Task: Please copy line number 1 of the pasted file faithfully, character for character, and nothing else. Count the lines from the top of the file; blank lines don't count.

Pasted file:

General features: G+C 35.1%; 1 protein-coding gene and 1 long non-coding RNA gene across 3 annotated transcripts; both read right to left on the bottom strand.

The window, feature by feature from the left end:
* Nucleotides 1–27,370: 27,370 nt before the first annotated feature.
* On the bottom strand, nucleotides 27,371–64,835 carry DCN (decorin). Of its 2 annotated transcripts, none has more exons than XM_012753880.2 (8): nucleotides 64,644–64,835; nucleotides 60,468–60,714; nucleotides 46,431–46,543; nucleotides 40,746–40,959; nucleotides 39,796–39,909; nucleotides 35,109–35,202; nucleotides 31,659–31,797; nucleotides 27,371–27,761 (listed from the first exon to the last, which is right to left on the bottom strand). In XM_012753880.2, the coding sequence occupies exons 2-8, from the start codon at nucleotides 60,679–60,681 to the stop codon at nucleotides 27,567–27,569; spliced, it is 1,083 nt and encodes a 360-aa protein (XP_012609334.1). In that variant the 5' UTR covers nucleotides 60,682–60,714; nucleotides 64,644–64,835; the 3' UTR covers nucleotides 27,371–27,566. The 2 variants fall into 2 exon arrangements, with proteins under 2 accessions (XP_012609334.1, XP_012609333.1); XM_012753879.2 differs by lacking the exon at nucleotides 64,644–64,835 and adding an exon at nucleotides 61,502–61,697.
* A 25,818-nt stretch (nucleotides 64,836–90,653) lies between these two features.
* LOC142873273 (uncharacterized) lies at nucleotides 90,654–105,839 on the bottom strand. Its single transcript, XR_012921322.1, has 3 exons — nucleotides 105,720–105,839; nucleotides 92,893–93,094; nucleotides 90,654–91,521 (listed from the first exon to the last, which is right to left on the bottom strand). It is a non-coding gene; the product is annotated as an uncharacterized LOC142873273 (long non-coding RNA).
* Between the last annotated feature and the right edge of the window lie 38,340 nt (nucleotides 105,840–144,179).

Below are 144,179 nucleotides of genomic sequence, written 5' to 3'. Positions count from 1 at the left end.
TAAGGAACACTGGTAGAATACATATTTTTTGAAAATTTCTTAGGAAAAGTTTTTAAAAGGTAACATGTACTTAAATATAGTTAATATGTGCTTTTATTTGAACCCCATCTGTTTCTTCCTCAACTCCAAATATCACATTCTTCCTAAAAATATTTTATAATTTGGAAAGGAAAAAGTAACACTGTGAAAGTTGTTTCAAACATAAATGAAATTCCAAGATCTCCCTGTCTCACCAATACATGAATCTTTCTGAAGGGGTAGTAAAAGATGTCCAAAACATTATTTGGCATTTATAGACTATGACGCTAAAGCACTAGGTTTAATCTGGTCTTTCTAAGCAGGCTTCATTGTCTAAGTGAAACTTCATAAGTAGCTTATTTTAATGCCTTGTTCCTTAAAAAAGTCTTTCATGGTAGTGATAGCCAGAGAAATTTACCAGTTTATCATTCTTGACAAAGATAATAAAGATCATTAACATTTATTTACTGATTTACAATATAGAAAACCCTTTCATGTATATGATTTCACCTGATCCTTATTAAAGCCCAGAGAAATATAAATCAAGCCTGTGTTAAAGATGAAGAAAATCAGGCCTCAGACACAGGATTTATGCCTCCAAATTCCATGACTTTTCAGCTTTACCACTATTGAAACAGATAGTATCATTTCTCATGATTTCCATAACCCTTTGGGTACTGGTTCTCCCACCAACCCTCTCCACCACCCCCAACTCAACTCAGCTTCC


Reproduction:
General features: G+C 35.1%; 1 protein-coding gene and 1 long non-coding RNA gene across 3 annotated transcripts; both read right to left on the bottom strand.